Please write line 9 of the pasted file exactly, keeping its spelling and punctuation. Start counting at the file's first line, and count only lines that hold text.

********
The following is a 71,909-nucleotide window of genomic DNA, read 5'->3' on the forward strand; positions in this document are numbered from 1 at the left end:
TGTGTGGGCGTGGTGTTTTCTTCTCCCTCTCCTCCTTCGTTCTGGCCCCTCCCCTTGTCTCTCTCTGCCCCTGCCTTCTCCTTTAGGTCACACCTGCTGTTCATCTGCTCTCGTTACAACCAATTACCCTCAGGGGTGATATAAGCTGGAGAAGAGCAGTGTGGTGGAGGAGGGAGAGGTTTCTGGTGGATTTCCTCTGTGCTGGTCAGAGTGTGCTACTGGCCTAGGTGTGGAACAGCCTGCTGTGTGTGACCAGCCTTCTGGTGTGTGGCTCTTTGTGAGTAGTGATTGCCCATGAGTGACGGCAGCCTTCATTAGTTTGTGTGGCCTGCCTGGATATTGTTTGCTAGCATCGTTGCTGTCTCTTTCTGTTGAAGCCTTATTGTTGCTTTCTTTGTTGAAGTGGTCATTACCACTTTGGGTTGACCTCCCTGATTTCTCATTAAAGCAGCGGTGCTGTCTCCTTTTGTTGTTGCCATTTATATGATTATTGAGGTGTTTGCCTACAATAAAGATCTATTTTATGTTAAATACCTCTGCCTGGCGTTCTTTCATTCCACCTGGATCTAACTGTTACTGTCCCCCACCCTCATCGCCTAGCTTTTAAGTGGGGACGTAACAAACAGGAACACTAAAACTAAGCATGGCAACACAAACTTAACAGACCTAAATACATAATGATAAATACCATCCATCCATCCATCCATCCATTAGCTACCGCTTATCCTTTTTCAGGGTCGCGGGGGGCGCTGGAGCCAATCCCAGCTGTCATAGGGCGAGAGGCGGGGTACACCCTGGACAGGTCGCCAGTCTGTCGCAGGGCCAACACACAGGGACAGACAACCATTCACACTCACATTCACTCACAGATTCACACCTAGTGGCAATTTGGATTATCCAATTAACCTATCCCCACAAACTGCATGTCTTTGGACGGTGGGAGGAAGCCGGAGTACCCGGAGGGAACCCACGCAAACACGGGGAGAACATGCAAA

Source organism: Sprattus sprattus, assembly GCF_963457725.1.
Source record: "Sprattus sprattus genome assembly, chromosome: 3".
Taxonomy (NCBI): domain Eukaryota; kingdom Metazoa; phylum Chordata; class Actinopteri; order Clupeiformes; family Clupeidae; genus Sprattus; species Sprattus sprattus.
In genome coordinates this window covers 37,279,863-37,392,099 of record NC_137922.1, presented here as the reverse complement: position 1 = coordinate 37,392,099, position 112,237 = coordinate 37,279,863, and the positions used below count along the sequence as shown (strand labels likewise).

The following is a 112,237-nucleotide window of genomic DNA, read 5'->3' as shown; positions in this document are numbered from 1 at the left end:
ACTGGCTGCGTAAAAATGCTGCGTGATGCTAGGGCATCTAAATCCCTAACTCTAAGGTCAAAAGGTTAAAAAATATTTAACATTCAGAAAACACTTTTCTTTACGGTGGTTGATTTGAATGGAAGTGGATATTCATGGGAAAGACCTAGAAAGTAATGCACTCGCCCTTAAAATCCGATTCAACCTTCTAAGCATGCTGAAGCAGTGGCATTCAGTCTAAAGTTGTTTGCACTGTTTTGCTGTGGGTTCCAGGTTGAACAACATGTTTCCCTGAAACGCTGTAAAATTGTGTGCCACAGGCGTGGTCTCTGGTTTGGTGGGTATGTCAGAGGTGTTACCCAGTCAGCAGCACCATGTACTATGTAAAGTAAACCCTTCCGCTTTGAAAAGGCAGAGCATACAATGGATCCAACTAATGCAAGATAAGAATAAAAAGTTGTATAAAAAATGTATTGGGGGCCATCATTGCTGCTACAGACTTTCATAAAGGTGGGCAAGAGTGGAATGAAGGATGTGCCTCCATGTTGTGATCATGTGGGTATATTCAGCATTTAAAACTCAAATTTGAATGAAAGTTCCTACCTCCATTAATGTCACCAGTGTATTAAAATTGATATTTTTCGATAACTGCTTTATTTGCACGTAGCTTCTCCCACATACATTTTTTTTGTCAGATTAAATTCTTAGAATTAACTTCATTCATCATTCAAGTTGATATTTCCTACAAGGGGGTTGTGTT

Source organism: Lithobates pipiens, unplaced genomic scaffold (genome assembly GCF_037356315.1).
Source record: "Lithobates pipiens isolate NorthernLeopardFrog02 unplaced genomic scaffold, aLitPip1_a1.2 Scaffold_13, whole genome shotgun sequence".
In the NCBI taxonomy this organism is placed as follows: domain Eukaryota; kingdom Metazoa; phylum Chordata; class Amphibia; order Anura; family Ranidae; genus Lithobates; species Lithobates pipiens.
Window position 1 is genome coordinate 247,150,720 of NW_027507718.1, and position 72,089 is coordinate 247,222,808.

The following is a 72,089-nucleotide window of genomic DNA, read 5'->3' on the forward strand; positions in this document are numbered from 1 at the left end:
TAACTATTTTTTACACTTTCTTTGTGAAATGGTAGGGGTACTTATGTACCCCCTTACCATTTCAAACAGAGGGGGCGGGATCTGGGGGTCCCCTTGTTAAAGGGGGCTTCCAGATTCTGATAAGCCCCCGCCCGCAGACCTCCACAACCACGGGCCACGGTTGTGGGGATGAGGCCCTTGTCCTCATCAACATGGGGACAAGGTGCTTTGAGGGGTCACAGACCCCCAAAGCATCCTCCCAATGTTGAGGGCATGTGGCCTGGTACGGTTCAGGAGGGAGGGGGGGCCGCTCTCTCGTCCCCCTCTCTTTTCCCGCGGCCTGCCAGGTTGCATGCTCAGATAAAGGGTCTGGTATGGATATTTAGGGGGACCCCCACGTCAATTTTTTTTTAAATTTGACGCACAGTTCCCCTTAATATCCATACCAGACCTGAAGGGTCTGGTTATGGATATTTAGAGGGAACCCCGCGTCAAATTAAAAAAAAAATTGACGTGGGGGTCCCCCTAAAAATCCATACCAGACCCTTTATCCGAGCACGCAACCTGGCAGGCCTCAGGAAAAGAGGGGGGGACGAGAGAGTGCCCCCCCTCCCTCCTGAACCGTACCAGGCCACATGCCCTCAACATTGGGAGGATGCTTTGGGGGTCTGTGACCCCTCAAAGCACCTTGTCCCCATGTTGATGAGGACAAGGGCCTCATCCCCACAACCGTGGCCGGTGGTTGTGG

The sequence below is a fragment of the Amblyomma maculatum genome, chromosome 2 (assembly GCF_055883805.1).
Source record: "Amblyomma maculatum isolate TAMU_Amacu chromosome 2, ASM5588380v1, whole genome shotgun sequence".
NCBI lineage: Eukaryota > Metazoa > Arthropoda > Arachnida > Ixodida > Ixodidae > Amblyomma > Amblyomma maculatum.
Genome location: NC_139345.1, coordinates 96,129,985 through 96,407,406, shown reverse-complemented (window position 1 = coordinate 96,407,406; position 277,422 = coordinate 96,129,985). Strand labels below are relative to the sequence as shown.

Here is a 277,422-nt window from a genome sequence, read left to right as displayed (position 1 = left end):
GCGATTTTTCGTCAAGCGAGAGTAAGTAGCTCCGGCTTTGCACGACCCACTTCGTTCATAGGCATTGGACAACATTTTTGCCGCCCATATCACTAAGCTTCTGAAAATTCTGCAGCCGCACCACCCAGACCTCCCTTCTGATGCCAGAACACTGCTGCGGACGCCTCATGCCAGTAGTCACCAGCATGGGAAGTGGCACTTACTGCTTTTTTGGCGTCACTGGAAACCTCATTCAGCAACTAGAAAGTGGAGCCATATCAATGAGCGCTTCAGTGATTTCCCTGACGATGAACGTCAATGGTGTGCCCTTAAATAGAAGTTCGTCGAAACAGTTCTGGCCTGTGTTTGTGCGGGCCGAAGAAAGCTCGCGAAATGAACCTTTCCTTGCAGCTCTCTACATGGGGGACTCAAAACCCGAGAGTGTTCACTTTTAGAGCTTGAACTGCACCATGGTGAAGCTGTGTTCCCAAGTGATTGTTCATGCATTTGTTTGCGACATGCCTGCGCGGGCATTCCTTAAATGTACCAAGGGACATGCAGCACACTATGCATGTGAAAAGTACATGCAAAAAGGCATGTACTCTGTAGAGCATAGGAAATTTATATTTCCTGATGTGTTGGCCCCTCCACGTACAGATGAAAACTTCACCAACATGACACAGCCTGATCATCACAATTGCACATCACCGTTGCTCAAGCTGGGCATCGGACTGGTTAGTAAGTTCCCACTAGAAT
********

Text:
Source organism: Lithobates pipiens, unplaced genomic scaffold (genome assembly GCF_037356315.1).